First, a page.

Derrick Rose has surgery for orbital fracture; expected back in 2 weeks

Hoiberg: No timetable yet for Rose (1:29)

Bulls coach Fred Hoiberg provides an update on the status of PG Derrick Rose and how he will participate with the team through his recovery. (1:29)

CHICAGO -- Bulls point guard Derrick Rose underwent surgery Wednesday morning to repair a left orbital fracture after taking an elbow to the face during Tuesday's practice.

The team said in a statement that Rose is expected to resume basketball activities in two weeks.

Head coach Fred Hoiberg noted Wednesday that Rose did not have any structural damage.

"He's still in great spirits, and again, it's not a structural injury," Hoiberg said, adding that he texted with Rose on Tuesday night. "When he comes back ready to go he should be able to go right back into it 100 percent -- which, if you have something going on with one of your other body parts, it's going to be you gradually get back. You know, 50 percent load and then move all the way up from mid-restriction. I don't anticipate that in his case this will happen."

Rose's teammates, like many within the organization, can't believe the 26-year-old point guard has suffered another setback.

Rose has played in just 100 regular-season games since the 2011-12 season because of various health issues, including three serious knee injuries.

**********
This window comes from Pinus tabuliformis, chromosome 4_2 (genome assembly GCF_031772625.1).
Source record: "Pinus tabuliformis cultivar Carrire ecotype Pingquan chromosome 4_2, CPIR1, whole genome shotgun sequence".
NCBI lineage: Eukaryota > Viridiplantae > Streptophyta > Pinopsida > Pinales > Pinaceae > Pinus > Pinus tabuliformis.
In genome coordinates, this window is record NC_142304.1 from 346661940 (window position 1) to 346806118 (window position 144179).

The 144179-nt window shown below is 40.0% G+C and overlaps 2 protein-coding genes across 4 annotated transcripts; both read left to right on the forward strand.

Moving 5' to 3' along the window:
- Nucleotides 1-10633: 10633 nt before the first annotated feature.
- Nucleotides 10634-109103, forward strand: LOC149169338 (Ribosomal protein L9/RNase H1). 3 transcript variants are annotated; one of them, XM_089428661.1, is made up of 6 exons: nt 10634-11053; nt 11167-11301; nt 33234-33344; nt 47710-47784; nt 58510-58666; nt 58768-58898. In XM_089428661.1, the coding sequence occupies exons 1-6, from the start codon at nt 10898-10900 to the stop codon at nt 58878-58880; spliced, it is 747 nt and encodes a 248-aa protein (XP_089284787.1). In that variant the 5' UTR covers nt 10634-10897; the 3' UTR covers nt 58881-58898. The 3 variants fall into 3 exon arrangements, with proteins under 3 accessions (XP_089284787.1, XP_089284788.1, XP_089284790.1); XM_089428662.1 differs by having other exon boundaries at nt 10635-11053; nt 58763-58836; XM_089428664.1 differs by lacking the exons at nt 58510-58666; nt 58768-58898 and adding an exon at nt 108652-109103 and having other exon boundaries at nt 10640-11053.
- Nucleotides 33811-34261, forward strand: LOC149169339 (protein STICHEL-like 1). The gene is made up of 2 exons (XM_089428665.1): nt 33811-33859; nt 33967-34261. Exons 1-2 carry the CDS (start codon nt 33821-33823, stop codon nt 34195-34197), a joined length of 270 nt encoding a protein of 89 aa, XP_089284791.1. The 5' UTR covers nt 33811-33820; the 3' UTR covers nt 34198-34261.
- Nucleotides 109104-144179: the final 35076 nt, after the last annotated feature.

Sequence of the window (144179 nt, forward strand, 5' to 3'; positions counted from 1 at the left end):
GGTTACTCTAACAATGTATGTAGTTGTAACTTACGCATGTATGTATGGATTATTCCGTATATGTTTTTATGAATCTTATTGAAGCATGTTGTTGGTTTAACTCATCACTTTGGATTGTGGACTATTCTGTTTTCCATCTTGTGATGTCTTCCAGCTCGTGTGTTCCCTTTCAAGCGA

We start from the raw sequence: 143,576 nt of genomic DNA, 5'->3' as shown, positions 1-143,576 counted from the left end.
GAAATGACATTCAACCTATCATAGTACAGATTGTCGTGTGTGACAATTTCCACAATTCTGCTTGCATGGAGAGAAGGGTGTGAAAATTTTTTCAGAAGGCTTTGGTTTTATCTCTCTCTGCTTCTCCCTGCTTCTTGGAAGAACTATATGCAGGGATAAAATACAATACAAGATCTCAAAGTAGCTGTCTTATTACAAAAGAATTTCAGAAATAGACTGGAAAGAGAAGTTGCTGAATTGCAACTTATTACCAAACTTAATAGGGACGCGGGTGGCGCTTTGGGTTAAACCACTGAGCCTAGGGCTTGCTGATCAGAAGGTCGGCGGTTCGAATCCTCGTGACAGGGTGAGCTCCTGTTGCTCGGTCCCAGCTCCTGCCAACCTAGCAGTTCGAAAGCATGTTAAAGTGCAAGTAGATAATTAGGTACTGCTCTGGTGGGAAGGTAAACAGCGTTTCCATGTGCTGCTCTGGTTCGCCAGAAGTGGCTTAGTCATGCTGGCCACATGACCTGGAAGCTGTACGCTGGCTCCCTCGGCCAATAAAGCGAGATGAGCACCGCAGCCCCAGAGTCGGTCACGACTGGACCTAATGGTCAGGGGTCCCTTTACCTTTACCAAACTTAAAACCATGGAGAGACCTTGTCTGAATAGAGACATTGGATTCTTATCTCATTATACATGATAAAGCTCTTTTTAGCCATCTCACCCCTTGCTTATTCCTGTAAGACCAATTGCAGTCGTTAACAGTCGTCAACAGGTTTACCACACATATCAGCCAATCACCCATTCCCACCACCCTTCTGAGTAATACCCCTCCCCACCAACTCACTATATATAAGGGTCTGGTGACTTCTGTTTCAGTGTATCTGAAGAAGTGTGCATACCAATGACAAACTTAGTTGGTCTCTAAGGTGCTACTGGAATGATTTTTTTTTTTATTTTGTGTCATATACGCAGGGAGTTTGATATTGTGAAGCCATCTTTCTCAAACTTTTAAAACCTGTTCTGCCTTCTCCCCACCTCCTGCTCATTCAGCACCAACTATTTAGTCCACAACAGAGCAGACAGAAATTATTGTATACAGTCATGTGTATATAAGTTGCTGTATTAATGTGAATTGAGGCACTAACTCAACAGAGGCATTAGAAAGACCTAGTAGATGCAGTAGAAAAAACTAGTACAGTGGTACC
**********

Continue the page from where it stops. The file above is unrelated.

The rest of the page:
"I think he's good," center Joakim Noah said. "I mean, as good as can be. It always sucks to be injured and not be able to play the game that you love. But he'll be all right."

Cavaliers star LeBron James -- whom the Bulls face in their season opener on Oct. 27 -- echoed those sentiments.

"It's unfortunate for him," James said of Rose. "Obviously, I wasn't there at practice to see what happened, but any time someone has to have surgery it's unfortunate. I hope he has a speedy recovery."

In the meantime, the Bulls will deal with the reality that Rose will miss a couple of weeks.

"[The injury] sucks in a way," Bulls big man Pau Gasol said. "But he's a tough kid and hopefully he'll heal well and he'll be ready to go. But it's unfortunate that he won't be able to be a part of most of training camp or the preseason because it's a useful time for any team to get things on track, set the foundation for the season, especially with a new system, new philosophy, new coach. But no excuses. Life works out that way sometimes, and you just got to keep walking."

ESPN.com's Dave McMenamin contributed to this report.